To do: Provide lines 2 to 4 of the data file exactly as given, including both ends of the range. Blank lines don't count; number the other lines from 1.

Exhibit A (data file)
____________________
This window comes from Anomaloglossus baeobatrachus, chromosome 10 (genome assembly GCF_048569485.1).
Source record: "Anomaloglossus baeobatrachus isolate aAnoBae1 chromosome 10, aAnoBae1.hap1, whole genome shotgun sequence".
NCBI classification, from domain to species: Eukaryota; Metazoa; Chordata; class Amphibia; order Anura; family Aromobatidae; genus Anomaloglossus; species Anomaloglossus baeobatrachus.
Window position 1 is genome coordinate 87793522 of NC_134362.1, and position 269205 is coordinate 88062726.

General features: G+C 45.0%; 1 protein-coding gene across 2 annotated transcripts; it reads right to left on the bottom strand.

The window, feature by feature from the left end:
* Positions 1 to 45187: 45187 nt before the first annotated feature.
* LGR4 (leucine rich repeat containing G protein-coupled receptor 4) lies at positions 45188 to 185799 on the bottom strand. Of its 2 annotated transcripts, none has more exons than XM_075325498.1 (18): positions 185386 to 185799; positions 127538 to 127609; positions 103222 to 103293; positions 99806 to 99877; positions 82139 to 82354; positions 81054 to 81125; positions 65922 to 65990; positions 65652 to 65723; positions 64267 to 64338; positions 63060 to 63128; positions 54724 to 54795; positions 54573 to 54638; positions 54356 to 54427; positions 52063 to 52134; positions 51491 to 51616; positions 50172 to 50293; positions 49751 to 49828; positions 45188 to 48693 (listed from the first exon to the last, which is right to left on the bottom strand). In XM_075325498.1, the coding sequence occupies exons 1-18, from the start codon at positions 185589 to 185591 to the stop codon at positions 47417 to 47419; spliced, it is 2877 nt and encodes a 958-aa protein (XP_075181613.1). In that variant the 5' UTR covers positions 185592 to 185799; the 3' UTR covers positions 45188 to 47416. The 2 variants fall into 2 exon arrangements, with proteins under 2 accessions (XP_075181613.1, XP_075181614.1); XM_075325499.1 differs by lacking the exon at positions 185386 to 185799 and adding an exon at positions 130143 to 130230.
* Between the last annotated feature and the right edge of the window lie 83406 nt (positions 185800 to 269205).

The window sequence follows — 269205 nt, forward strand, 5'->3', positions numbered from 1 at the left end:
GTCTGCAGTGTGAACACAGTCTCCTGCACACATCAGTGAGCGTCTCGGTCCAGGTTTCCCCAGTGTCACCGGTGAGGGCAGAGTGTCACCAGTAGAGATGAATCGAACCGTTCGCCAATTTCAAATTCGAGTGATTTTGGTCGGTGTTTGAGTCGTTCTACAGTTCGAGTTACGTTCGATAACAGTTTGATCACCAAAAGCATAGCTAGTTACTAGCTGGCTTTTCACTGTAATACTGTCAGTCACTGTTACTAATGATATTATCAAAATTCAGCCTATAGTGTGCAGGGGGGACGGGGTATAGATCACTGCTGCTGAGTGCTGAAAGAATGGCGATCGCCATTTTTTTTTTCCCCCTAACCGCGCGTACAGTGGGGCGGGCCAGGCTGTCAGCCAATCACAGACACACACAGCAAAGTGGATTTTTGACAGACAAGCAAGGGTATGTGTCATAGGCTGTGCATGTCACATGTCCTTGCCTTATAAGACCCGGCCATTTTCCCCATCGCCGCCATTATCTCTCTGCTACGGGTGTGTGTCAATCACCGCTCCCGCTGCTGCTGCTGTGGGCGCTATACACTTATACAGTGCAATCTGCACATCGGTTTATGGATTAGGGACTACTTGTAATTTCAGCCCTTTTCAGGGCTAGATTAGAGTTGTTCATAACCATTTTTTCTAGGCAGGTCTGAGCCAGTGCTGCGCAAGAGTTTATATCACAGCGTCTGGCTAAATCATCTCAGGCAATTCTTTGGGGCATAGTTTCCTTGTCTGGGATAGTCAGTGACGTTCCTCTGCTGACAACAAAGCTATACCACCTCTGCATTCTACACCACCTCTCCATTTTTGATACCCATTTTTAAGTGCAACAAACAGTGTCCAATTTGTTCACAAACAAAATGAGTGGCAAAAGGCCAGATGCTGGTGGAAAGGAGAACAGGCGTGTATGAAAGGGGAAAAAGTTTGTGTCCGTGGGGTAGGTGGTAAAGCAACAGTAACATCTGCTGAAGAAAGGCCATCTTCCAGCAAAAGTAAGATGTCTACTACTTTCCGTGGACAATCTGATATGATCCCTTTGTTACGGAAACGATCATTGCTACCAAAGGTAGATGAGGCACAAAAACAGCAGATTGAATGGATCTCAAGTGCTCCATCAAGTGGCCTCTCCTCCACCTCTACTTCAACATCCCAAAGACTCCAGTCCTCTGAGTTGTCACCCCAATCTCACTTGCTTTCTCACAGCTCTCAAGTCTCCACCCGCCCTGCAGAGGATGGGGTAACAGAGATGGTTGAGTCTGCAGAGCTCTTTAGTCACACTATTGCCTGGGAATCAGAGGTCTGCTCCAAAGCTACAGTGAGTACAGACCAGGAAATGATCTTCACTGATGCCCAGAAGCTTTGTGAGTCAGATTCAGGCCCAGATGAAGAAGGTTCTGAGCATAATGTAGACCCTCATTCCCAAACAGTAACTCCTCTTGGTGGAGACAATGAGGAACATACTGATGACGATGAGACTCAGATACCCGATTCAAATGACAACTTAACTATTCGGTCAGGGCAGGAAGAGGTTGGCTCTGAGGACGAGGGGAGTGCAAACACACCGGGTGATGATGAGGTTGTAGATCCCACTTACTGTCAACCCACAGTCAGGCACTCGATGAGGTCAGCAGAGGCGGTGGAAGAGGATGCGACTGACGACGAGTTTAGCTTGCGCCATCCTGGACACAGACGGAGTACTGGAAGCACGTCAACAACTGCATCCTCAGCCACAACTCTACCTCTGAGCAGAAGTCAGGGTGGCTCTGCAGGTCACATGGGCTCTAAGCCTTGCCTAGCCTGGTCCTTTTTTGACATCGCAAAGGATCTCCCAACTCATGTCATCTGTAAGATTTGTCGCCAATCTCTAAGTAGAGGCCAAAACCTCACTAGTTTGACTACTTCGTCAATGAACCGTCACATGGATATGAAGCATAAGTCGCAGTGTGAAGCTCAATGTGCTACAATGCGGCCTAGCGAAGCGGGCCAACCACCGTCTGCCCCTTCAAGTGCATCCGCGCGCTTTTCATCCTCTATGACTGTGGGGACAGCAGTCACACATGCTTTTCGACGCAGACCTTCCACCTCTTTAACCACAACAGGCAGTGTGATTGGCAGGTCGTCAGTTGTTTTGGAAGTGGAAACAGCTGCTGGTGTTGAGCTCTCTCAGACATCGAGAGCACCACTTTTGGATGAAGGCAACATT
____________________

Source record: "Anomaloglossus baeobatrachus isolate aAnoBae1 chromosome 10, aAnoBae1.hap1, whole genome shotgun sequence".
NCBI classification, from domain to species: Eukaryota; Metazoa; Chordata; class Amphibia; order Anura; family Aromobatidae; genus Anomaloglossus; species Anomaloglossus baeobatrachus.
Window position 1 is genome coordinate 87793522 of NC_134362.1, and position 269205 is coordinate 88062726.